Is Dayton cool yet?

Geese roam along the Great Miami River with the Dayton skyline in the background on a recent afternoon. BRANDON ELLIS / STAFF

Geese roam along the Great Miami River with the Dayton skyline in the background on a recent afternoon. BRANDON ELLIS / STAFF

Gaggles of attractive young people — some in very, very short shorts — stumbled and tumbled up and down Broadway in Nashville on a recent hot summer night.

It was a Sunday, and they were there to play like they always do.

The reason?

Nashville — like New York, like Austin, Texas, like San Francisco — like …. is cool.

Dayton is not Nashville, but neither is New York or Austin or San Francisco.

Still Nashville, New York and Austin are cool in their own ways and so is San Francisco.

Most people would agree those places are cool even if they’ve never lived in any of those places — even if the “cool” found there isn’t the “cool” they personally find cool.

Carly Waddell and the singer-songwriter Erik DiNardo, right, wait for an Uber car in Nashville, Tenn., Oct. 8, 2015. Nashville has long been a destination for young professionals and musicians. (Nathan Morgan/The New York Times)

Carly Waddell and the singer-songwriter Erik DiNardo, right, wait for an Uber car in Nashville, Tenn., Oct. 8, 2015. Nashville has long been a destination for young professionals and musicians. (Nathan Morgan/The New York Times)

Nashville is cool like Nashville.

Austin is cool like Austin.

New York is cool like New York.

San Francisco is cool like San Francisco.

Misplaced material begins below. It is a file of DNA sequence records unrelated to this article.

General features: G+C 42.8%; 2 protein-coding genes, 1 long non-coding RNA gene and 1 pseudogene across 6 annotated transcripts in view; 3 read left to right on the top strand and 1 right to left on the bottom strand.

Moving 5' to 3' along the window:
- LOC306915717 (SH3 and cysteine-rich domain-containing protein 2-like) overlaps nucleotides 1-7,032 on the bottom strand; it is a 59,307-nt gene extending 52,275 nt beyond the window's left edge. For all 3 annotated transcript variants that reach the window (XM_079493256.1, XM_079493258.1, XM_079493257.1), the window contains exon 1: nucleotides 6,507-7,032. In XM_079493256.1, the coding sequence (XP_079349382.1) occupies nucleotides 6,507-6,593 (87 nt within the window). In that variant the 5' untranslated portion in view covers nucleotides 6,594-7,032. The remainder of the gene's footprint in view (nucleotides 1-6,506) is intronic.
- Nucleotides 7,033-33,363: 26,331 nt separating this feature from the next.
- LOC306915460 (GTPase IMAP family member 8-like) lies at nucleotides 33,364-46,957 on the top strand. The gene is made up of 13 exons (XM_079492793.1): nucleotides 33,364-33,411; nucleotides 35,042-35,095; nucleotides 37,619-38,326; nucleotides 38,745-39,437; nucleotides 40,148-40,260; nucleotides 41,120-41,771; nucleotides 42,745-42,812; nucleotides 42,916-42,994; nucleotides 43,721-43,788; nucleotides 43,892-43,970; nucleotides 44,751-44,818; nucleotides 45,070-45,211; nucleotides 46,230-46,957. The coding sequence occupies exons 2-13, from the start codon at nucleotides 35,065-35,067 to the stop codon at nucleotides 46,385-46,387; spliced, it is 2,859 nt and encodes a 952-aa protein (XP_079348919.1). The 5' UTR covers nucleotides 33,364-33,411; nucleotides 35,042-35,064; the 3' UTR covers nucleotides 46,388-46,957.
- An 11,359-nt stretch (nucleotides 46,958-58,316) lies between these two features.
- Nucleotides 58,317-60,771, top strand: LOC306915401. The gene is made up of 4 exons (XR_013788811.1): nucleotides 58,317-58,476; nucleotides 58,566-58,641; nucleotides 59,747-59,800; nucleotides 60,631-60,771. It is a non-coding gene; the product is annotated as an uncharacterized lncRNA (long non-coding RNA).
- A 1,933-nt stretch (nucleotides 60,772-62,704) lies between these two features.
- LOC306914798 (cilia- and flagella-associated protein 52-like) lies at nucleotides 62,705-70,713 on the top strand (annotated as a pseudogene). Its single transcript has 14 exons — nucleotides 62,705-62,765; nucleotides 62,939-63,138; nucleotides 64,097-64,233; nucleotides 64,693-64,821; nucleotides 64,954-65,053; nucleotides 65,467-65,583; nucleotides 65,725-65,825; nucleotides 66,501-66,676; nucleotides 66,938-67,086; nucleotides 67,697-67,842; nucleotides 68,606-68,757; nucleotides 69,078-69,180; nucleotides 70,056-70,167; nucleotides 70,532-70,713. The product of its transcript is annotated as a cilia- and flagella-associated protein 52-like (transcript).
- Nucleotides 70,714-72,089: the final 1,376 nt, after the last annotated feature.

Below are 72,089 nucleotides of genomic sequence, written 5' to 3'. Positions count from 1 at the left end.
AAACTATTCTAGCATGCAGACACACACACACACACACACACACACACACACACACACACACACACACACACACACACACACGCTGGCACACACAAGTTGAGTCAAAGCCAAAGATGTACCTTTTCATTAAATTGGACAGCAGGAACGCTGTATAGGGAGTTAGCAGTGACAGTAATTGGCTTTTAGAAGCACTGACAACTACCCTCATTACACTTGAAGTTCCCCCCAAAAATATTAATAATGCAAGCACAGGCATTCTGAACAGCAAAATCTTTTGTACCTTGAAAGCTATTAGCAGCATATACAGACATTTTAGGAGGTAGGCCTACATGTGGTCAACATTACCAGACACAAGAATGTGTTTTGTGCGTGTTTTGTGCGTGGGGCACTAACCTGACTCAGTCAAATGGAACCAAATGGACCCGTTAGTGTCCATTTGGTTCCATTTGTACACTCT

You know what that “cool” is especially if you’ve visited those cities.

AJ Ferguson, executive director of UpDayton, says Dayton has achieved coolness.

Dayton is cool like Dayton.

There is a spirit here, AJ said. That spirit has grown.

“It is not 10 people working to make it better,” he said. “There are thousands of people working on one little piece of it to make it cool.”

AJ said Dayton is a small town with big-city amenities, relatively little traffic and affordable housing.

There is a campus-like feel, he said.

UpDayton’s goal is to keep those age 40 and younger in the region. The age and backgrounds of volunteers and summit participants vary.

Figures showing whether the number of young professionals who choose to stay in Dayton after college graduation has increased were not readily available.

AJ told me more and more people say they are in Dayton because here is where they want to be.

“The needle is moving,” he said.

You don’t really have to make plans to see friends for a night out, he told me.

“You are always running into someone, and it’s usually someone you worked on a cool project with,” he said. “If I lived in Austin or San Francisco, I would never feel like it was my city,” he said. “In Dayton, you feel like the the city needs you. It is not so big or so crazy that you can’t get to know it.”

Despite all the new housing, restaurants and other nightlife in or coming soon to downtown and its surrounding neighborhood, it is clear that not everyone sees Dayton the same way Ferguson does.

Take the recent and very good story Ponitz CTC student Mickel Miles did for WYSO’s Dayton Youth Radio program.

The 17-year-old flatly says there isn’t much for people his age downtown.

“When we do find something (to do), it is not downtown,” he says. “Downtown should be the center of the community and that’s where everybody goes when they are trying to have fun.”

We all know that what one considers fun changes with age.

When I was 21, wine was gross. Now a fun out with friends might include trying a new red or two.

Cit

ies like Austin and Nashville target much of their cool towards adults, too. At least that’s how it seems to me.

That said, it would be a mistake not to consider what Mickel and his peers think as Dayton refines its cool and becomes more of the city it wants to be.

What do you think? 


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